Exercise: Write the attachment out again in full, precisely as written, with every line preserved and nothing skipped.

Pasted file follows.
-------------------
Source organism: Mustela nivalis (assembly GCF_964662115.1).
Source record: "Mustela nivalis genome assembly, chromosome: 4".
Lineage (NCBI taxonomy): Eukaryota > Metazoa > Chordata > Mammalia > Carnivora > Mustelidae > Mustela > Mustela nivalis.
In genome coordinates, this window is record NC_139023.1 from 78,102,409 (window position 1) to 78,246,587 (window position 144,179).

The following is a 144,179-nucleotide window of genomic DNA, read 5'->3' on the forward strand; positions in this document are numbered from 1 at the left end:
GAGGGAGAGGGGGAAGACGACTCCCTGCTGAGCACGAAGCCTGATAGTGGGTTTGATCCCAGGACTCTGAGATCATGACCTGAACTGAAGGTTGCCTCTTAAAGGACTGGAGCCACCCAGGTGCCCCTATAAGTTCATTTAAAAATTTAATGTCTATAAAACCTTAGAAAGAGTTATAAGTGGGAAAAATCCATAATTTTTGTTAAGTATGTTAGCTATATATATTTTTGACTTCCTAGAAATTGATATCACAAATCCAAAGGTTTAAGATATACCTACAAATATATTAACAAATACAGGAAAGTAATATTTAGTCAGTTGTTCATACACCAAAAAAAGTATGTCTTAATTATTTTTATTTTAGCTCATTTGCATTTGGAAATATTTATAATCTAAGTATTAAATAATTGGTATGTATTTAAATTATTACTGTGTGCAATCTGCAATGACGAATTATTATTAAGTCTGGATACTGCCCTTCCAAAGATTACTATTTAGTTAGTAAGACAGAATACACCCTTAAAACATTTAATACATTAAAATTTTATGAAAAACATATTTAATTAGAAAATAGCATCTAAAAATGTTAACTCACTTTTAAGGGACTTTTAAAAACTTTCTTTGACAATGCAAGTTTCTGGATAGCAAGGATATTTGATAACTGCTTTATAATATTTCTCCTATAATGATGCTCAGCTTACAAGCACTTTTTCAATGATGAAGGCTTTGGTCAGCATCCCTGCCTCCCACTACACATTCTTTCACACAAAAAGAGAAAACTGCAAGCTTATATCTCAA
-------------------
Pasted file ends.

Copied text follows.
Source organism: Mustela nivalis (assembly GCF_964662115.1).
Source record: "Mustela nivalis genome assembly, chromosome: 4".
Lineage (NCBI taxonomy): Eukaryota > Metazoa > Chordata > Mammalia > Carnivora > Mustelidae > Mustela > Mustela nivalis.
In genome coordinates, this window is record NC_139023.1 from 78,102,409 (window position 1) to 78,246,587 (window position 144,179).

The following is a 144,179-nucleotide window of genomic DNA, read 5'->3' on the forward strand; positions in this document are numbered from 1 at the left end:
GAGGGAGAGGGGGAAGACGACTCCCTGCTGAGCACGAAGCCTGATAGTGGGTTTGATCCCAGGACTCTGAGATCATGACCTGAACTGAAGGTTGCCTCTTAAAGGACTGGAGCCACCCAGGTGCCCCTATAAGTTCATTTAAAAATTTAATGTCTATAAAACCTTAGAAAGAGTTATAAGTGGGAAAAATCCATAATTTTTGTTAAGTATGTTAGCTATATATATTTTTGACTTCCTAGAAATTGATATCACAAATCCAAAGGTTTAAGATATACCTACAAATATATTAACAAATACAGGAAAGTAATATTTAGTCAGTTGTTCATACACCAAAAAAAGTATGTCTTAATTATTTTTATTTTAGCTCATTTGCATTTGGAAATATTTATAATCTAAGTATTAAATAATTGGTATGTATTTAAATTATTACTGTGTGCAATCTGCAATGACGAATTATTATTAAGTCTGGATACTGCCCTTCCAAAGATTACTATTTAGTTAGTAAGACAGAATACACCCTTAAAACATTTAATACATTAAAATTTTATGAAAAACATATTTAATTAGAAAATAGCATCTAAAAATGTTAACTCACTTTTAAGGGACTTTTAAAAACTTTCTTTGACAATGCAAGTTTCTGGATAGCAAGGATATTTGATAACTGCTTTATAATATTTCTCCTATAATGATGCTCAGCTTACAAGCACTTTTTCAATGATGAAGGCTTTGGTCAGCATCCCTGCCTCCCACTACACATTCTTTCACACAAAAAGAGAAAACTGCAAGCTTATATCTCAA